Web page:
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Components of Fitness and Motor Skills

Fitness programs should include multiple components and skills. The basic components of fitness include:

  • Muscular strength: The ability of a muscle or muscle groups to exert maximal force. An example would be performing a maximal bench press or squat for one repetition. 
  • Muscular endurance: The ability of a muscle or muscle groups to sustain submaximal force for multiple repetitions or for a period of time without fatiguing. An example would be performing a push-up or sit-up test.
  • Cardiovascular endurance: The ability of the respiratory and circulatory system to supply oxygen to the body during physical activity. An example would be walking, running, basketball, soccer, football gardening, and daily activities. 
  • Flexibility: The ability of a joint or joints to move through a full range of motion. Examples of activities that may increase flexibility are static stretching, yoga, Pilates, and dynamic warm-ups.
  • Body composition: The measurement of an individual's fat mass and lean mass (muscle, bone, connective tissues, water) relative to one another. Skinfolds, hydrostatic weighing, DEXA, bioelectrical impedance, and bod pod are few ways to measure body composition.

Individuals should also focus on training motor skills, which can be vital to maintaining fitness and enhancing activities of daily living. Motor skill components include:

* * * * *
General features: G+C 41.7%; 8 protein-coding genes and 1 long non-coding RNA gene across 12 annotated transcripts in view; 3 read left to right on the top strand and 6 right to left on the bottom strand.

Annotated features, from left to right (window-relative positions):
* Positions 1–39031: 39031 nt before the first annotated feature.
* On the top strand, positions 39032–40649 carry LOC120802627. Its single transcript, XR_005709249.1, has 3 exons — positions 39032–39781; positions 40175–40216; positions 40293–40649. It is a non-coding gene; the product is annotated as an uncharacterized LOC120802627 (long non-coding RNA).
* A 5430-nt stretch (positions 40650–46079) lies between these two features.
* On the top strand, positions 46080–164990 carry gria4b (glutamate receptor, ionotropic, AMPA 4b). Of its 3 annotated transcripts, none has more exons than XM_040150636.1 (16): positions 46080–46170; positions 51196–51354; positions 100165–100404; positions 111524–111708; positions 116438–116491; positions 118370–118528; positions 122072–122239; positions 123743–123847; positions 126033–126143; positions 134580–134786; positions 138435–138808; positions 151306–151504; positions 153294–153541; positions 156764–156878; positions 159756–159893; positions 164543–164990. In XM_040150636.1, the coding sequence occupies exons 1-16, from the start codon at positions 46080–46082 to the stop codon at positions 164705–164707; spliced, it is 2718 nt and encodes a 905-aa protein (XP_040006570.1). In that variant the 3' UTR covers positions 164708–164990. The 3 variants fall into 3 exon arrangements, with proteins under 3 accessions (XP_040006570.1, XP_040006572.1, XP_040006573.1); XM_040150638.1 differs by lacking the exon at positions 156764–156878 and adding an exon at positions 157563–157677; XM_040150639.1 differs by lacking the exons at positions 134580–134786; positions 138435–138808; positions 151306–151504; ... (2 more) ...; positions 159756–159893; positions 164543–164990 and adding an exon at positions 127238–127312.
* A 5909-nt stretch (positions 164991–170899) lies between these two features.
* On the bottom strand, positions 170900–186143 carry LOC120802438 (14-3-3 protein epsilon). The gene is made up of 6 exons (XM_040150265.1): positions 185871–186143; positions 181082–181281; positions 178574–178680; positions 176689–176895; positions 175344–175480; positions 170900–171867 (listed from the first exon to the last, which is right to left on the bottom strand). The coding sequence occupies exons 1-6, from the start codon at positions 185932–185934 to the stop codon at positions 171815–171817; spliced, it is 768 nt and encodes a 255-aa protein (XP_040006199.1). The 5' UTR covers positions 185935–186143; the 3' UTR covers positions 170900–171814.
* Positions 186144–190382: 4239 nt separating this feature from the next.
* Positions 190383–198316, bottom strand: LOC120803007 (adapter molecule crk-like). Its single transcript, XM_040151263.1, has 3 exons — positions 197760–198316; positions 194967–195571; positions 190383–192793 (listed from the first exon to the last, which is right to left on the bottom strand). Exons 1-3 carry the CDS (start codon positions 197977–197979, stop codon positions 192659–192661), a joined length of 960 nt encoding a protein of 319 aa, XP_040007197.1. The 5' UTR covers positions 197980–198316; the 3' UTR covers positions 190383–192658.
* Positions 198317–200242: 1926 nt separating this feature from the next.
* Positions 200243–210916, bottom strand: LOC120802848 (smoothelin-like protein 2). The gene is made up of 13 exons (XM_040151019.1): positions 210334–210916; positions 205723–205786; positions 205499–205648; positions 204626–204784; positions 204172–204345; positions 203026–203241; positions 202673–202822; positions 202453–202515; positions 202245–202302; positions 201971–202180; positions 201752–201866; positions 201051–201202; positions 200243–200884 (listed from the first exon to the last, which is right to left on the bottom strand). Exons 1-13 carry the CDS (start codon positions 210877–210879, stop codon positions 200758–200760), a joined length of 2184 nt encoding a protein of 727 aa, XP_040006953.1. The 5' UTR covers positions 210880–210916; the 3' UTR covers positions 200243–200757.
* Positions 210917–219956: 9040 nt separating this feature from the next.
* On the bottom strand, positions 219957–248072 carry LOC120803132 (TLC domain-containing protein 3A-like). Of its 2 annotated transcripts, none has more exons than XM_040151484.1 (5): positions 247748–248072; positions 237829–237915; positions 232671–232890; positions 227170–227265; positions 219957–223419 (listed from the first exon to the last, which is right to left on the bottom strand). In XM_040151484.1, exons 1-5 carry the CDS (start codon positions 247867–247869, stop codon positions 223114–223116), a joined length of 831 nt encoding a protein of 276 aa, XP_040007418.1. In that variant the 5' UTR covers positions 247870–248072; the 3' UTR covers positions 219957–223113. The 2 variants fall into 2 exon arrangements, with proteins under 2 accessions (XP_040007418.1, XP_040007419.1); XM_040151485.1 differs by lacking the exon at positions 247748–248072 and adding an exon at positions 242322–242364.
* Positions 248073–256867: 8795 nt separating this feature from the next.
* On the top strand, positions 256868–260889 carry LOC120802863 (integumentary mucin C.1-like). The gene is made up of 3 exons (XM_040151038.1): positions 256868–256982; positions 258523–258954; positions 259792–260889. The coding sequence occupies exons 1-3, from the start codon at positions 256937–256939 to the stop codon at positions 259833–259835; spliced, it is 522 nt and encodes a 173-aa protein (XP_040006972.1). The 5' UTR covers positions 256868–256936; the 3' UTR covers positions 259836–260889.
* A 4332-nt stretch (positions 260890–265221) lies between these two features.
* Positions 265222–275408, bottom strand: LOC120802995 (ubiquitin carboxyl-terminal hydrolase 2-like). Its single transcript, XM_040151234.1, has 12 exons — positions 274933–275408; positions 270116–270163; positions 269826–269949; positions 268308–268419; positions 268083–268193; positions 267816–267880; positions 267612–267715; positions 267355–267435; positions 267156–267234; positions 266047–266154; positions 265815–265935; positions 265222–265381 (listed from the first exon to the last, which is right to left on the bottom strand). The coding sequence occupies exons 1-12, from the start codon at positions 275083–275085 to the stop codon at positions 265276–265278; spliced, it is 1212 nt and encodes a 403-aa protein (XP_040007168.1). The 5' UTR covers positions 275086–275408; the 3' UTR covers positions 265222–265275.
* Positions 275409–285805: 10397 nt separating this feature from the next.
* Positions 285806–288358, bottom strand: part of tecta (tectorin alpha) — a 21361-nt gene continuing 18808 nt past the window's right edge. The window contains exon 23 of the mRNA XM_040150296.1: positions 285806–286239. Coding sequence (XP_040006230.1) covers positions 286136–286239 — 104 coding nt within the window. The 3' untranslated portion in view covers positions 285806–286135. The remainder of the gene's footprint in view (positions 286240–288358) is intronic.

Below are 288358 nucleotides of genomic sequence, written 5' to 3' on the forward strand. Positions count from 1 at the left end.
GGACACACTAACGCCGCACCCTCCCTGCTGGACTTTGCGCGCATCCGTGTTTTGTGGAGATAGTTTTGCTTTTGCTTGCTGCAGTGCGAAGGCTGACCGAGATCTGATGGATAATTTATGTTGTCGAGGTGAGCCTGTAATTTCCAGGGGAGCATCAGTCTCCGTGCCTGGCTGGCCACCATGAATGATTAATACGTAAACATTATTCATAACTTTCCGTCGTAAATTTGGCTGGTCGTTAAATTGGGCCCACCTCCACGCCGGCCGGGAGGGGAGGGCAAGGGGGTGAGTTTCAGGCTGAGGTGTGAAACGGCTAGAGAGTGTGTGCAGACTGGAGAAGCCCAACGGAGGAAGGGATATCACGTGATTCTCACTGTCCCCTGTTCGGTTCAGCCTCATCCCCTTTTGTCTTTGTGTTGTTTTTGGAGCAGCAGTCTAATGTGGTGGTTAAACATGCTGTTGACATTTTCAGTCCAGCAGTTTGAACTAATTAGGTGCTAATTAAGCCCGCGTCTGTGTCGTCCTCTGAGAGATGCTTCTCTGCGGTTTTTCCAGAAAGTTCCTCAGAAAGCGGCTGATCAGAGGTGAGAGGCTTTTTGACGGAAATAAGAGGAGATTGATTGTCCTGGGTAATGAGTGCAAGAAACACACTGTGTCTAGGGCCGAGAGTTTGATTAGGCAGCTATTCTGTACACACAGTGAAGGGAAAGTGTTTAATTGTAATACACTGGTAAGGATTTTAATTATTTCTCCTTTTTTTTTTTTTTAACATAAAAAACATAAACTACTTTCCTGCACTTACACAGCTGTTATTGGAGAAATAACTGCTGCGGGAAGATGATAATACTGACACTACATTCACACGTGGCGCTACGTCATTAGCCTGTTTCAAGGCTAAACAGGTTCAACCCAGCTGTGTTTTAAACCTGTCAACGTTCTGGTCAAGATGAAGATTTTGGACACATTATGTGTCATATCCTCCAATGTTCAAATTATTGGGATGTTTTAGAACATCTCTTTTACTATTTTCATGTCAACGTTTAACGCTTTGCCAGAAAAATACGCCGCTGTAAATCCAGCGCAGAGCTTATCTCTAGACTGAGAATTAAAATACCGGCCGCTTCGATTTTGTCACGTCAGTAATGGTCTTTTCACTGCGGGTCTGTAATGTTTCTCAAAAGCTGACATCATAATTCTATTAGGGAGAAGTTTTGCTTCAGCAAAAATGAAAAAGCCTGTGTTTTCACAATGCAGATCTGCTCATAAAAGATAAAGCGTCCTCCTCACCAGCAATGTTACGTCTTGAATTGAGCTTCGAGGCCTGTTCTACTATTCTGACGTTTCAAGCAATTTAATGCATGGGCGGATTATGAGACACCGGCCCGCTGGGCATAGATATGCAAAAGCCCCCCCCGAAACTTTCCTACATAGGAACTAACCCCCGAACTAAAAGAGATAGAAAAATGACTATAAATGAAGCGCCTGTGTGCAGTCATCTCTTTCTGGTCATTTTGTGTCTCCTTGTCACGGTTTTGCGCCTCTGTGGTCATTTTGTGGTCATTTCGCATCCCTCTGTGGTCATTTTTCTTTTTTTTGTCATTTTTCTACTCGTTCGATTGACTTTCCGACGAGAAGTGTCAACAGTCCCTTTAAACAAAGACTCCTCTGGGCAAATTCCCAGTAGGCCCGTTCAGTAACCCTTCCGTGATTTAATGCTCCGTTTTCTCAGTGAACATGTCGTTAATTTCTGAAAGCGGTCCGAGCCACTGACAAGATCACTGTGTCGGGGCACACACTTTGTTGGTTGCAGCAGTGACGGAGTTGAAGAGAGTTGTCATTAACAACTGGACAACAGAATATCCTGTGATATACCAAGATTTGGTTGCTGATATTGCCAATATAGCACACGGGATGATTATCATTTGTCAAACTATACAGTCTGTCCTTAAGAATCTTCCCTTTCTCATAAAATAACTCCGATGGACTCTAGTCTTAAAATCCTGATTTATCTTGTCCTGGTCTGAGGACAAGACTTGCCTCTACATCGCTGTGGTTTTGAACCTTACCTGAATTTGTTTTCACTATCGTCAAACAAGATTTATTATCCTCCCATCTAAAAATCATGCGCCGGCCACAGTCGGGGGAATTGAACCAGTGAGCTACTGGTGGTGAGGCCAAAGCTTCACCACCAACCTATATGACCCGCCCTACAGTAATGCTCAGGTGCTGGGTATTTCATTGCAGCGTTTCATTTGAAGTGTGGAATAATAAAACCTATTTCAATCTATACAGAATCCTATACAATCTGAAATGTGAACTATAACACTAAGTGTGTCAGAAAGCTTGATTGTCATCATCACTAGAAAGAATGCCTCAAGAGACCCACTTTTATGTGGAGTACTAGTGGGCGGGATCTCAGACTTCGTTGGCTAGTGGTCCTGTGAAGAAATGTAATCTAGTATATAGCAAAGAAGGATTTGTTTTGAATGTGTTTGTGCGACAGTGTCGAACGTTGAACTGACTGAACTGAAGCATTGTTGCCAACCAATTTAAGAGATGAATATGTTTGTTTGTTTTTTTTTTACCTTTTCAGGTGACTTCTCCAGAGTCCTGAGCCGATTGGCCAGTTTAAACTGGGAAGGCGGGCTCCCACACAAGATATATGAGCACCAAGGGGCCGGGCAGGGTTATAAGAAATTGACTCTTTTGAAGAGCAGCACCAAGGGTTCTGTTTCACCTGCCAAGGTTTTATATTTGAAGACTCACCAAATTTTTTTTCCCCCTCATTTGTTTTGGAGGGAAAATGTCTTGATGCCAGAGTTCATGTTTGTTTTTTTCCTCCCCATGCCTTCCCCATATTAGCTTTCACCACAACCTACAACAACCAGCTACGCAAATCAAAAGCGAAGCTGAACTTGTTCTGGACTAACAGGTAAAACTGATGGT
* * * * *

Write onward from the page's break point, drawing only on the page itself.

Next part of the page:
• Agility: An individual's ability to change direction or velocity of the body due to a stimulus. Agility can be challenged by standard tests including cones and ladders or on the field or court.
  • Balance: The ability to maintain the body's position over a fixed based of support (static) or while the body is in movement or challenged by a base of support that is changing (dynamic). Three components that affect balance are visual, vestibular system (inner ear) and proprioception (awareness of the position of one's body).
  • Power: The rate at which work is performed or the amount of work performed in a given time. Vertical jump and broad jump are a couple of ways that power can be assessed. 
  • Reaction time: The ability to react to a stimulus involving the senses, usually auditory or visual in regards to sports. Playing defense in basketball or catching a line drive in baseball or reacting to a stoplight are a few examples that challenge reaction time.
  • Speed: The ability to cover a distance or perform a movement in a short amount of time. A 40-yard sprint is a common test to measure the speed of an individual.
  • Coordination: The ability to move through a complex set of movements while maintaining balance.